10. The Panel first considered whether the Registrant’s fitness to practise is currently impaired.
11. The Panel carefully considered all the evidence and the submissions made by Ms Simpson and the Registrant.
12. The Panel was of the view that today’s Panel has more information before it than previous panels in the form of the SARN report which deals with the risk of reoffending presented by the Registrant. That assessment states that he presents a “medium” risk of sexual reconviction. However, the report also confirms that he completed the Horizon programme with a “positive” attitude and “engaged well” with other group members. The letter from the Registrant’s Treatment Manager also confirms his successful completion of the programme and attests to his positive engagement with it. The Panel was satisfied that in the light of the information contained in the SARN report the risk of repetition of the offending behaviour to which the conviction relates was not high.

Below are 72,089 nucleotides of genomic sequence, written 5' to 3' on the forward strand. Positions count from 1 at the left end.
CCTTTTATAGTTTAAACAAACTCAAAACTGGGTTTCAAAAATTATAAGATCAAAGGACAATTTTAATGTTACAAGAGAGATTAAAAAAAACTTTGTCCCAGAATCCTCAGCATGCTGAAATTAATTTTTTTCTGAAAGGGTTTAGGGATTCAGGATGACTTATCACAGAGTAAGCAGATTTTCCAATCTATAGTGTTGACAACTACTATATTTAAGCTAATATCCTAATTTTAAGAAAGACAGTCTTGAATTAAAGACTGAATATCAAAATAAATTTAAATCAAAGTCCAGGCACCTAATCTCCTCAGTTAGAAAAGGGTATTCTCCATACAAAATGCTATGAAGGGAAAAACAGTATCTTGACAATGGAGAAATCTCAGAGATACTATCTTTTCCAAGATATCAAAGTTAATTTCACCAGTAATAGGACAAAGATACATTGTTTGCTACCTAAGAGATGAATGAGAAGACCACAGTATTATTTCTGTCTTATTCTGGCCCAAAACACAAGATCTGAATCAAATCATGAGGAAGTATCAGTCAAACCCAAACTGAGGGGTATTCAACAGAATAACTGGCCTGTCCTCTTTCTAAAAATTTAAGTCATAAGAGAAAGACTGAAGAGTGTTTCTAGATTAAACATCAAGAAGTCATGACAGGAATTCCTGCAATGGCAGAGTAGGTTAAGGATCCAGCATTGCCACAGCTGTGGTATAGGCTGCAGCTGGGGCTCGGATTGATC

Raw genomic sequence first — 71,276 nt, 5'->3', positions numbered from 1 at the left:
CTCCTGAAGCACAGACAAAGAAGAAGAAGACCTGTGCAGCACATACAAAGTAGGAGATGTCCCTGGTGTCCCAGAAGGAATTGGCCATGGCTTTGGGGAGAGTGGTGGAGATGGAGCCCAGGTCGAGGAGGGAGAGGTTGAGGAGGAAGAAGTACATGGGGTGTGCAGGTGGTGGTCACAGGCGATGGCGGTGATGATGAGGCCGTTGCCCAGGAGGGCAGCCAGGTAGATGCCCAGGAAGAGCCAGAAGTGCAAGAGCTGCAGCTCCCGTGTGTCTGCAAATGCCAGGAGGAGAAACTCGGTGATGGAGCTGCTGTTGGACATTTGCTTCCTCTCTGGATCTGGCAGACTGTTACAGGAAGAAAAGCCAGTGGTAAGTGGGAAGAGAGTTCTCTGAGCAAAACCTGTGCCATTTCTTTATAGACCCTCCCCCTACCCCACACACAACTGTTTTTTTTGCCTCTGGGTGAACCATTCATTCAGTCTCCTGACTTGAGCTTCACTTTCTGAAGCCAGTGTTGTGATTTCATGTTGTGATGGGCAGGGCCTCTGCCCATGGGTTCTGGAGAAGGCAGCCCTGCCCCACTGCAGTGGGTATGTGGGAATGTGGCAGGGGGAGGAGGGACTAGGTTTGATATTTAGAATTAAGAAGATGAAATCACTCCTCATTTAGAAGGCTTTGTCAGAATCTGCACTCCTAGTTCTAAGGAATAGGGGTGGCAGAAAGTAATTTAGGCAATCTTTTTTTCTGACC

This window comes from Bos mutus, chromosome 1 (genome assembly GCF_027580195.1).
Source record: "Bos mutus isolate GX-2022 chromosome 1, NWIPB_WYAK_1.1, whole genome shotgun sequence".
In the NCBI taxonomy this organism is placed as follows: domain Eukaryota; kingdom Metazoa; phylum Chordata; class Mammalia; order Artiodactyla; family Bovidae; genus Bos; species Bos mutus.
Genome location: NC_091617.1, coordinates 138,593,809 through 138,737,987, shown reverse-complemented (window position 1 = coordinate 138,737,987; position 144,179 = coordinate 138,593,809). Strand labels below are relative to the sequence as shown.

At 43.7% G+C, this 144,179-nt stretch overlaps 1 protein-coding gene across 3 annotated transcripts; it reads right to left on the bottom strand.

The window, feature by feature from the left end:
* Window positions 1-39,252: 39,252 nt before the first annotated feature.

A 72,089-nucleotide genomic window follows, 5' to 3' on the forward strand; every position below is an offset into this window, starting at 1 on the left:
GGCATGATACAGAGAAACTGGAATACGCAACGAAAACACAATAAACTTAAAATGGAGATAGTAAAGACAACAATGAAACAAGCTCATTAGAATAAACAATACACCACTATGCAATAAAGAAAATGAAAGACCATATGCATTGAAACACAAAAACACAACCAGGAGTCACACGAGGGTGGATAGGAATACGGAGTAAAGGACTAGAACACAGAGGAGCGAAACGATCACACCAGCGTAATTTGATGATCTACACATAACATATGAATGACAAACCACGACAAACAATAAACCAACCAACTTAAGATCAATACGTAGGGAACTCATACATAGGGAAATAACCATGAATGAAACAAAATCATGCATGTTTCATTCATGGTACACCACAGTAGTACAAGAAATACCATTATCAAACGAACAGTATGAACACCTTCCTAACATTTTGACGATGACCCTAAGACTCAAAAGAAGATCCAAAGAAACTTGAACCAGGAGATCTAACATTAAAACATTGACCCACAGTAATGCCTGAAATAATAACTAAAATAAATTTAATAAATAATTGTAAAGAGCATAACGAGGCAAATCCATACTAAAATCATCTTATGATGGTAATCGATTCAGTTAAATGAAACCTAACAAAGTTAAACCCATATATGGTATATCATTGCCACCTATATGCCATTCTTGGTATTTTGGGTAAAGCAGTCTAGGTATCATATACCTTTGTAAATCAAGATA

13. The Panel considered the oral evidence of the Registrant that the remaining time left on his Community Order was revoked by the Court in March 2018 following an application by his probation officer. While the Panel noted that the possibility of such an application being made was referred to in the SARN report, there is no written evidence of the actual revocation of the Community Order, and the Panel was not persuaded, without documentary evidence, that this has occurred. The Panel did not accept that the DBS document provided by the Registrant was sufficient evidence that the community order sentence had been revoked or rescinded.